Research Challenges and Opportunities in Conducting Quantitative Studies on Large-Scale Agile Methodology

Research Challenges and Opportunities in Conducting Quantitative Studies on Large-Scale Agile Methodology

Dinesh Batra (Florida International University, Miami, USA)
Copyright: © 2020 |Pages: 10
DOI: 10.4018/JDM.2020040104
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Abstract

This research note suggests five research challenges when conducting quantitative studies on large-scale agile methodology (LSAM). First, the LSAM empirical literature, which is mainly characterized by qualitative studies primarily focusing on coordination issues, provides limited background. Second, the notion of “large” in LSAM needs to be clarified because the existing research seems to have focused on “very large” or outlier projects. Third, the popular LSAM methods suggest broad and general maxims that may result in difficulty in operationalizing dependent variables, especially in innovation adoption studies. Fourth, the researcher may get overwhelmed when selecting independent variables from the plethora of suggested constructs. Finally, some of the problems associated with large-scale agile are mostly challenges of using conventional agile during a time-period when LSAM had not formally emerged. Researchers should take a balanced approach considering both benefits and challenges of using LSAM and focusing on project-level dependent measures such as success and acceptance.
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Introduction

The announcement of the Agile Manifesto (Fowler & Highsmith, 2001) signaled a paradigm shift (Kuhn, 2012) in software development. The resulting community response to agile software development was quite favorable, and while researchers and practitioners raised or discussed issues on quality (Ambler, 2005), balance between agility and discipline (Boehm & Turner, 2004; Henderson-Sellers & Serour, 2005), project management (Turk, France, & Rumpe, 2005), novelty (Merisalo-Rantanen, Tuunanen, & Rossi, 2005), and adaptability (Aydin, Harmsen, Van Slooten, & Stagwee, 2005), others asked for theory-based, rigorous research to evaluate the practices (Batra, VanderMeer, & Dutta, 2011; Erickson, Lyytinen, & Siau, 2005). Based on a review of empirical studies, Dyba and Dingsøyr (2008) reported that agile development was being used only for small projects. Leffingwell (2007) provided a basic framework for scaling agile for larger projects. Although it took some time before practitioners addressed the scaling issue, in recent years, large-scale agile methodology (LSAM) has become commonplace in part because of the increasing popularity of methods such as Scaled Agile Framework or SAFe (Knaster & Leffingwell, 2017) and Large-scale Scrum or LeSS (Larman & Vodde, 2016). The rising demand of LSAM (VersionOne, 2018) provides preliminary evidence that we may have found an acceptable balance between agility and discipline as commended by (Boehm & Turner, 2004).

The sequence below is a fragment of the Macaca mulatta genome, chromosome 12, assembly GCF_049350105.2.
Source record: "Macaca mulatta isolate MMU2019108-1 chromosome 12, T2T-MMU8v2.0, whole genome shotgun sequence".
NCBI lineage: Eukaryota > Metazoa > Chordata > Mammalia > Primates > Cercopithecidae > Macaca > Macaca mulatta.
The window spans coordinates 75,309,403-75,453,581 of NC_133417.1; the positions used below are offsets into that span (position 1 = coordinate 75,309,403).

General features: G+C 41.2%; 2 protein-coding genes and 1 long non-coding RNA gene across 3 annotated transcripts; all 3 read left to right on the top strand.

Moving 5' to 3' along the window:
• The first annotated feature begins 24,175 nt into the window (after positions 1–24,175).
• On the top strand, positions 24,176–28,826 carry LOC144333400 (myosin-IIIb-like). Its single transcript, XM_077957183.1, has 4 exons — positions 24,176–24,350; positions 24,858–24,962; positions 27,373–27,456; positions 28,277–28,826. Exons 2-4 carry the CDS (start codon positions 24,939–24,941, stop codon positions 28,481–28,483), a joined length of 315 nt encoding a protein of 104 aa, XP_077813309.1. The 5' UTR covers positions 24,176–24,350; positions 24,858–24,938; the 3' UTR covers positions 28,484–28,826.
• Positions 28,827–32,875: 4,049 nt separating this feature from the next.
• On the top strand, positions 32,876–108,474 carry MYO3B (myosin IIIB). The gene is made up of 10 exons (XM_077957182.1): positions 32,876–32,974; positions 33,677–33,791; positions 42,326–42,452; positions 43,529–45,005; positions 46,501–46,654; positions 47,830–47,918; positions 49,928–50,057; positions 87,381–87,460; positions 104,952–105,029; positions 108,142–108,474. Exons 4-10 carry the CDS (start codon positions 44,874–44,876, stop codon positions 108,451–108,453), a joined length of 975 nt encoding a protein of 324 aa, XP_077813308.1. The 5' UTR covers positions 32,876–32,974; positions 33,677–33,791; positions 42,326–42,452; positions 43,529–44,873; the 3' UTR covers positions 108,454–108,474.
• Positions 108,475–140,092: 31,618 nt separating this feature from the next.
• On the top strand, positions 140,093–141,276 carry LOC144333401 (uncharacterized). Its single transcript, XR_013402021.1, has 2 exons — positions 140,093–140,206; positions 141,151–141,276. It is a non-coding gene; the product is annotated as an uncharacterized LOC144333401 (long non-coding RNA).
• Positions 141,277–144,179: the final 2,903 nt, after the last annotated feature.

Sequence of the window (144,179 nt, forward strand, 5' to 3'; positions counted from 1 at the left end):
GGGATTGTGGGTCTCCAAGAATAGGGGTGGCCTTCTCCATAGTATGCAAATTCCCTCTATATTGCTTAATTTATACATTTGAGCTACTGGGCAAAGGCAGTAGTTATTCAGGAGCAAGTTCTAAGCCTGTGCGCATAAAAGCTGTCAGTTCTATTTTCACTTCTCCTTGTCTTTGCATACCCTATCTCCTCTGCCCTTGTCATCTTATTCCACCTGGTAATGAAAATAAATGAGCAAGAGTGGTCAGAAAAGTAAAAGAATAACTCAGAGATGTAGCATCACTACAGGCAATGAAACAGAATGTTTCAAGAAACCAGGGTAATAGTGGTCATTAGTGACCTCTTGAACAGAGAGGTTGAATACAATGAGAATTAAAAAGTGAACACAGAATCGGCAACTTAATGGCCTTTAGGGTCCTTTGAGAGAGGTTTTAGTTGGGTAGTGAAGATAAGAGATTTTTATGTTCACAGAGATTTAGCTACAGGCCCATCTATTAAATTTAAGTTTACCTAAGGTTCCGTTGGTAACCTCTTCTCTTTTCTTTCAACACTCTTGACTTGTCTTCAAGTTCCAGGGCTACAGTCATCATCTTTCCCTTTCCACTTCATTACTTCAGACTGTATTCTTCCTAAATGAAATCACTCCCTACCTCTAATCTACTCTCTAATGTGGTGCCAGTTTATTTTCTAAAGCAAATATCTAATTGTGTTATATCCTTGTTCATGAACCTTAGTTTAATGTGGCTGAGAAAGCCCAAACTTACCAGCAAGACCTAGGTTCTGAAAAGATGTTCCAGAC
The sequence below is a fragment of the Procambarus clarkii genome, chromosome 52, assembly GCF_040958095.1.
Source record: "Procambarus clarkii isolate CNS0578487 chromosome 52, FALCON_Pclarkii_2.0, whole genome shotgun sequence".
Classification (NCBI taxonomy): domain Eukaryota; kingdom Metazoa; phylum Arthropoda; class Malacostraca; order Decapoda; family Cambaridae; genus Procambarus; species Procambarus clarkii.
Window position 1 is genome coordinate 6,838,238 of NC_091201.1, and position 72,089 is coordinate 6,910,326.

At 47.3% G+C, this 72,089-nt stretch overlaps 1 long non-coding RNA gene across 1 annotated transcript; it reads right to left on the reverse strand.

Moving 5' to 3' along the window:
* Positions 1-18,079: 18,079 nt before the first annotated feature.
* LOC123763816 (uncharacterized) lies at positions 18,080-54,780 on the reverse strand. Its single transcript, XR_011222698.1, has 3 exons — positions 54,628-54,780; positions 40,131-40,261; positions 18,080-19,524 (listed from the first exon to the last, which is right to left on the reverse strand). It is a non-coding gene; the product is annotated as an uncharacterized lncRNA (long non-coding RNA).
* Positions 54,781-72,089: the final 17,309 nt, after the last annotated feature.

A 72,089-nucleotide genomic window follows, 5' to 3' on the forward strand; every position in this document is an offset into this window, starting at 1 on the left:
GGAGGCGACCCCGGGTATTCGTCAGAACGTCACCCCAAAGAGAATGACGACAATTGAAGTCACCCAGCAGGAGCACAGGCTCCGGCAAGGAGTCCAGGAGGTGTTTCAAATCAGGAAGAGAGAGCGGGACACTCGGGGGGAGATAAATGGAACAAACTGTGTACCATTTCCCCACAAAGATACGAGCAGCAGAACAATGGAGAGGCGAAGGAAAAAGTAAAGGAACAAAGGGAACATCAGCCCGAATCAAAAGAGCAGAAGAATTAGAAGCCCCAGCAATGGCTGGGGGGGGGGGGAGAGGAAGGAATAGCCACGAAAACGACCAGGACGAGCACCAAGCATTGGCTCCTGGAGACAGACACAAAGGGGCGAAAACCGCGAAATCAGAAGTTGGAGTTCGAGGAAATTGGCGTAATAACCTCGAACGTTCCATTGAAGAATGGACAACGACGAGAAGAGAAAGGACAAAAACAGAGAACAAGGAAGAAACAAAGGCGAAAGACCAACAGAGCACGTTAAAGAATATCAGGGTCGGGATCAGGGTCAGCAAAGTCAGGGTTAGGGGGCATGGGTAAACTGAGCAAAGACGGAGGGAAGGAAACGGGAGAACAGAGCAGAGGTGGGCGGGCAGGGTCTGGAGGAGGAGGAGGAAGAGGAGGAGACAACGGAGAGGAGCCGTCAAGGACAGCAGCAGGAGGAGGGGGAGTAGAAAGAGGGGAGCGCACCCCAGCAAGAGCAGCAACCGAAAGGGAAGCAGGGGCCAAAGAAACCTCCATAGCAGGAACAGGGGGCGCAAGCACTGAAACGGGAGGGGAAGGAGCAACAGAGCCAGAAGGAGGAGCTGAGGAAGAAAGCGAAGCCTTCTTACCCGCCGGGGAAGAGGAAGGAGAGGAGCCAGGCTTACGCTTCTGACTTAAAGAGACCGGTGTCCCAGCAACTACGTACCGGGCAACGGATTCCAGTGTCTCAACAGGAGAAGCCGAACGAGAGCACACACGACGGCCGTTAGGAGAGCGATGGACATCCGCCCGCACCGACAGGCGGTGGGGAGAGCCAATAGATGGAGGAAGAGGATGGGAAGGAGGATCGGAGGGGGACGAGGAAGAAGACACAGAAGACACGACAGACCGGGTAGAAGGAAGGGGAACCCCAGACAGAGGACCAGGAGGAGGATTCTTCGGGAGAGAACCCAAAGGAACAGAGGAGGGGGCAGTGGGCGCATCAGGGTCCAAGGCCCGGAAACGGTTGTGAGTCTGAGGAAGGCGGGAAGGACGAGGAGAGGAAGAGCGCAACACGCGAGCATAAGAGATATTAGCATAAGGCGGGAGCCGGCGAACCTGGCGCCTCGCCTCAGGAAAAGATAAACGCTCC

This research commentary suggests five research challenges when conducting quantitative studies on LSAM. First, the LSAM empirical literature needs to be expanded, given that it mainly characterized by qualitative studies that primarily focus on coordination or related issues. Future research should evaluate and validate research models proposed in the qualitative studies by using quantitative techniques. Second, the notion of “large” in LSAM needs to be clarified. Third, the popular methods list too many maxims, which may result in difficulty in operationalizing the LSAM dependent variable, particularly for acceptance studies. Fourth, the researcher may encounter difficulty in choosing independent variables from a lengthy list of LSAM constructs, especially for project success studies. Finally, given the recent criticisms of LSAM practices, researchers should take a cost-benefit approach when evaluating LSAM because large projects invariably have inherent problems that can be mitigated but not eliminated by software development methods. Researchers may mistakenly focus on shortcomings that may not result solely from the use of LSAM; in fact, practitioners may rate a project as a success despite noting some deficiencies. For a more accurate assessment, researchers should compare the performance of LSAM with that of a conventional methodology.

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